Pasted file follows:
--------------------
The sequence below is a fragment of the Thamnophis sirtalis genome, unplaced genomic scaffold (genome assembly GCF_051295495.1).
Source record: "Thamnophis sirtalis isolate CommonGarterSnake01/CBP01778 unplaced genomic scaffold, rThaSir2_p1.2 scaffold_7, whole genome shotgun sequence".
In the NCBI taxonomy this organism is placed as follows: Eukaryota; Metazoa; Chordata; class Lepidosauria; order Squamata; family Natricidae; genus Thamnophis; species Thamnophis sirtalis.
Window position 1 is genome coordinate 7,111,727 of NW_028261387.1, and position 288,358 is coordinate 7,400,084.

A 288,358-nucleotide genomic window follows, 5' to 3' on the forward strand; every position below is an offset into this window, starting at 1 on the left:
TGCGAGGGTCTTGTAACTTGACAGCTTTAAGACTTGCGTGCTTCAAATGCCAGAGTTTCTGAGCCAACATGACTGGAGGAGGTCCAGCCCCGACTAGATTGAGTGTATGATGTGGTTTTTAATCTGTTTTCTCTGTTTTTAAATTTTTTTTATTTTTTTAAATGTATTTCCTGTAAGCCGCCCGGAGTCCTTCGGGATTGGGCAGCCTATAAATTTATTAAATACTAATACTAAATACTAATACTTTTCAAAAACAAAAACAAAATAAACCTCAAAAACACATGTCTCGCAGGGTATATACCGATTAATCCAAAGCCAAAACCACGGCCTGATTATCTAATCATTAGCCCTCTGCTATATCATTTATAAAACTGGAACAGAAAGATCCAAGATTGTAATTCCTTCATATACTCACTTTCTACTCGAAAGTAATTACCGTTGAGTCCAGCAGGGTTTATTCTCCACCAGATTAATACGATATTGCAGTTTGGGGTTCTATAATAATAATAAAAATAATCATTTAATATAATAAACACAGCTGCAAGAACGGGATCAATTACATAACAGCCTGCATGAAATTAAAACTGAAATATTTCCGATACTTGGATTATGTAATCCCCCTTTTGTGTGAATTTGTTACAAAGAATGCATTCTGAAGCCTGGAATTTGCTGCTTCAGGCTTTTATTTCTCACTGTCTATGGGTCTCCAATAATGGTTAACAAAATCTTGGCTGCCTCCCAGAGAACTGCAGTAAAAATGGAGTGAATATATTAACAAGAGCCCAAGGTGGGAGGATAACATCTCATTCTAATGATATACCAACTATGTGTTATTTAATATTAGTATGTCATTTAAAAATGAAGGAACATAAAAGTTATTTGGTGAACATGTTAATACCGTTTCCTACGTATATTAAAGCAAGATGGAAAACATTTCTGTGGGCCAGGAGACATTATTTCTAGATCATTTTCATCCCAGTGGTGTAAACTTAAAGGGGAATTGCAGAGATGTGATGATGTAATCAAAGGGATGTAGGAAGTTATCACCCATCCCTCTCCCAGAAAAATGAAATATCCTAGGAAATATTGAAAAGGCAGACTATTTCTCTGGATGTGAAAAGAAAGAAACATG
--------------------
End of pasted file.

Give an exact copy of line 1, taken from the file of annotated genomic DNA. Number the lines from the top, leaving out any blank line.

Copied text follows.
The sequence below is a fragment of the Thamnophis sirtalis genome, unplaced genomic scaffold (genome assembly GCF_051295495.1).